Germany is also at the forefront in this area, with the German parliament passing rules in 2019 to support digital innovation in healthcare. The country’s Digital Healthcare Act sets up a formal process that allows companies to go through a fast-track process to get their digital healthcare apps added to a central register so doctors can prescribe them to patients. To increase accessibility, the Act requires that the cost of accessing the app should be reimbursed by statutory health insurance providers.
How do insurers use them?
In the UK, they are mostly forming part of ongoing services for life insurance and income protection policy-holders – for example, as part of wellbeing programmes and in the preventative or early-intervention space. This could help to mitigate claims, or improve claims experience longer term.
Digital mental health tools are also being used to support rehabilitation in the claims management segment of the insurance value chain. The tools commonly used are teletherapy, internet-based or computerised CBT programmes, and wellbeing apps and websites, with and without supervision.
In Asia, where the take-up of mental health services is less common, some insurers do still offer digital mental health tools. Some provide assessment and coaching tips as part of their wellness solutions and incorporate digital mental health apps into health products.
What more could insurers do?
It’s clear that there is untapped potential when it comes to using digital tools to improve mental health. Insurers could give customers access to these digital services to help prevent or manage conditions, and they could be provided under the prescription or guidance of medical professionals to improve patient outcomes at point of claim on products such as disability insurance.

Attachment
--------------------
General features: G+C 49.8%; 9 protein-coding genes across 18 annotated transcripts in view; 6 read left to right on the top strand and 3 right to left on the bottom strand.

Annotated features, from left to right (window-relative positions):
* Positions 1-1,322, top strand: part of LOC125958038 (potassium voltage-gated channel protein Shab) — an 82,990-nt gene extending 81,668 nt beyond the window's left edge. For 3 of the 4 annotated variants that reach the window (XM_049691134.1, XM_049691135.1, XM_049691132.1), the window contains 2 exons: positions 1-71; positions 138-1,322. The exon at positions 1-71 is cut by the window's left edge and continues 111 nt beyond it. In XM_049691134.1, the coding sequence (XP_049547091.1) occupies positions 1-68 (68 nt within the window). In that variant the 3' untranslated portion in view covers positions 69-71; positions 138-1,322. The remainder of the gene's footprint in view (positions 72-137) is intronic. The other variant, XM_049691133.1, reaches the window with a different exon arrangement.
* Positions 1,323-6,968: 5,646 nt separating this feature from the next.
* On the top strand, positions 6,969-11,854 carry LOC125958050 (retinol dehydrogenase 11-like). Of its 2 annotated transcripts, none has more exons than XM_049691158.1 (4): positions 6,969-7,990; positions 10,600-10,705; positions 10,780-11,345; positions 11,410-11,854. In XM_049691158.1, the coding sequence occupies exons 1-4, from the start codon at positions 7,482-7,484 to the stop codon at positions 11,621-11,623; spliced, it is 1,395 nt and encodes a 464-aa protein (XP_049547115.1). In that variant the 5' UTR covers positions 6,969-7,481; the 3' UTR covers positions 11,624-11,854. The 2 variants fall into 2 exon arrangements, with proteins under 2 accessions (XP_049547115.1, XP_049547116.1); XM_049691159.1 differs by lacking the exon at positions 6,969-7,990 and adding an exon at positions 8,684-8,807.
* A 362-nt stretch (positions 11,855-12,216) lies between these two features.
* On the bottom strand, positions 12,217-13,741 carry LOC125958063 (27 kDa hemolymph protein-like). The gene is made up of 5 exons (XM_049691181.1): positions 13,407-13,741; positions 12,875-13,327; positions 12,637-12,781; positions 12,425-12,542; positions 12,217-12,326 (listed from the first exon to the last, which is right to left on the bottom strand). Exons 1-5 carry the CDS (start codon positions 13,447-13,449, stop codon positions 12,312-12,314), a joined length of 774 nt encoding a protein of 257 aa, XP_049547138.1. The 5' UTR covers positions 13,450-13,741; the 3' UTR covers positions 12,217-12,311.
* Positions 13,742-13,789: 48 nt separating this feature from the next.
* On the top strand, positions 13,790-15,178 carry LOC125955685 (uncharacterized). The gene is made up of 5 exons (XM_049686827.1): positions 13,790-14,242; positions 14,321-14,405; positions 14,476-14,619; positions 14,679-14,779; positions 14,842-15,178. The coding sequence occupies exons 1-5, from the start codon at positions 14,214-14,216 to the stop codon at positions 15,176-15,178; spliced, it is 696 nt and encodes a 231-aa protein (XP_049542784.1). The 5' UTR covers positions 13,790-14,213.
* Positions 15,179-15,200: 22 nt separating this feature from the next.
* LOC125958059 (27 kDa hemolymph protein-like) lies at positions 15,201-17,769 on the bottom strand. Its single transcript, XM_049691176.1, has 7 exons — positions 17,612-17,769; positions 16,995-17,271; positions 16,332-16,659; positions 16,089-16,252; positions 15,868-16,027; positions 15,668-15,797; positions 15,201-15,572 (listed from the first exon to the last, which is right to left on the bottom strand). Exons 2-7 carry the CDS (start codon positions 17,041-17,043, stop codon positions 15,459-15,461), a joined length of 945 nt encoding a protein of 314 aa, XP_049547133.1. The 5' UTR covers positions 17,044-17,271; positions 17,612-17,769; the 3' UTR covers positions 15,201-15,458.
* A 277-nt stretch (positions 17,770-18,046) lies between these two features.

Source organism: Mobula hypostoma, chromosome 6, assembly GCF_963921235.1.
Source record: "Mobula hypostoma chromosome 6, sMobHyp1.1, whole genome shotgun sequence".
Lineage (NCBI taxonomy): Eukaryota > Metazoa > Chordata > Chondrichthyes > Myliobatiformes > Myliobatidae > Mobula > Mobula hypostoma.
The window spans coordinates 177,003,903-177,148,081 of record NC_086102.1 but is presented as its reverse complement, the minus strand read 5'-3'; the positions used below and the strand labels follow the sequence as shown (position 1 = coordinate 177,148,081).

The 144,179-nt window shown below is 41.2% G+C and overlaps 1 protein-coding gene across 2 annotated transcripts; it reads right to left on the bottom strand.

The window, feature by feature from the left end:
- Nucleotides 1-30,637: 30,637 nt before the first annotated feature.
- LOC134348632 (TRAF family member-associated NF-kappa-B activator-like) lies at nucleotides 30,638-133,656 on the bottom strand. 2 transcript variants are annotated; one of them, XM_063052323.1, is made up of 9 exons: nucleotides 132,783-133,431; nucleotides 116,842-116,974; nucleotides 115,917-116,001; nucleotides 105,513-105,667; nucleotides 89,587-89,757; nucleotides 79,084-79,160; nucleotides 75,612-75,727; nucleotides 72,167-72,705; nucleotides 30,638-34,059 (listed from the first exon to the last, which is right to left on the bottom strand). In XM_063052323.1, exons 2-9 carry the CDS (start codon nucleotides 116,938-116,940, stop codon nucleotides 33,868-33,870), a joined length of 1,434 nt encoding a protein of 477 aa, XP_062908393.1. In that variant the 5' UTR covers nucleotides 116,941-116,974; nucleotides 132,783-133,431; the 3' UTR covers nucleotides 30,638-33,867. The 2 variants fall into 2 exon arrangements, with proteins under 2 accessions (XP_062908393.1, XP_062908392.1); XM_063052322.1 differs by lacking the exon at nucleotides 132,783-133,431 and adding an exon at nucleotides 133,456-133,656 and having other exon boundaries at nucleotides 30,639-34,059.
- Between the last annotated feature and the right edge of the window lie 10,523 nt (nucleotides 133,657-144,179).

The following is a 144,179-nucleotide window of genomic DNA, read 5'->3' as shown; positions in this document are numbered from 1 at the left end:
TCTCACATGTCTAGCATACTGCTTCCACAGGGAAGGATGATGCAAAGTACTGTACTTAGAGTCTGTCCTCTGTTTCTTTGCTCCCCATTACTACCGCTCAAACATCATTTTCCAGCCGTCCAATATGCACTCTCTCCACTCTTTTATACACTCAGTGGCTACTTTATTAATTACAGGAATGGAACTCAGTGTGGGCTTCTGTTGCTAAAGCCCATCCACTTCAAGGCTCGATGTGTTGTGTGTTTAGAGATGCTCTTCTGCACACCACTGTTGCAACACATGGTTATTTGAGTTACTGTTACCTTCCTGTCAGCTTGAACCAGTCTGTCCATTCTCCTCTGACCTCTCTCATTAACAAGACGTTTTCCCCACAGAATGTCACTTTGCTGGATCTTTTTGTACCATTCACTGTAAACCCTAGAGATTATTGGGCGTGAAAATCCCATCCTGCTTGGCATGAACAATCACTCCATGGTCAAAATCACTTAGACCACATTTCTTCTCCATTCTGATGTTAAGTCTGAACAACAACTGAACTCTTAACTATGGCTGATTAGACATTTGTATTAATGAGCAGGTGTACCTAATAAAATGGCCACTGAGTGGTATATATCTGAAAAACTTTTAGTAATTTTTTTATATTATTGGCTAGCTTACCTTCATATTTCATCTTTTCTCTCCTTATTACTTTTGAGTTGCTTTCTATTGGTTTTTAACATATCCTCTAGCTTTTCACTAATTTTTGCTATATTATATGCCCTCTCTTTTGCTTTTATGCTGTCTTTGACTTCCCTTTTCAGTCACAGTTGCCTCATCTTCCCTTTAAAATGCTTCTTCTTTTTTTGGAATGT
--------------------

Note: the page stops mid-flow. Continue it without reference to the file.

Insurers could also play a valuable role in exploring which digital mental health tools are most effective, reducing the severity of people’s conditions and thus reducing or avoiding absence from work.
Integrating digital health tools can provide great client engagement and open up new sales channels by appealing to demographics that have lower penetration.
What next for the research?
In the coming months, we plan to continue to look at best practice for the use of digital mental health tools in clinical settings, and to consider how digital provision can be used to further support customers. For example, some of these tools could be used to engender new product designs that further increase access to protection insurance, provide additional ongoing support to policyholders and provide access to mental health services for customers at point of claim.
If you or your company are using, or thinking of using, digital mental health tools, and can help with this research, please get in touch with the working party.
Lisa Balboa is head of life and health digital business accelerator at Hannover Re
Mark Jones is product and propositions director, retail annuities at Legal & General
Serena Soong is head of risk and solvency planning at Legal & General
Bernice Yu is senior product and solutions manager – Greater China and SEA at Partner Re
Benjy Gordon is in actuarial assurance at Rothesay
All are members of the IFoA Mental Health Working Party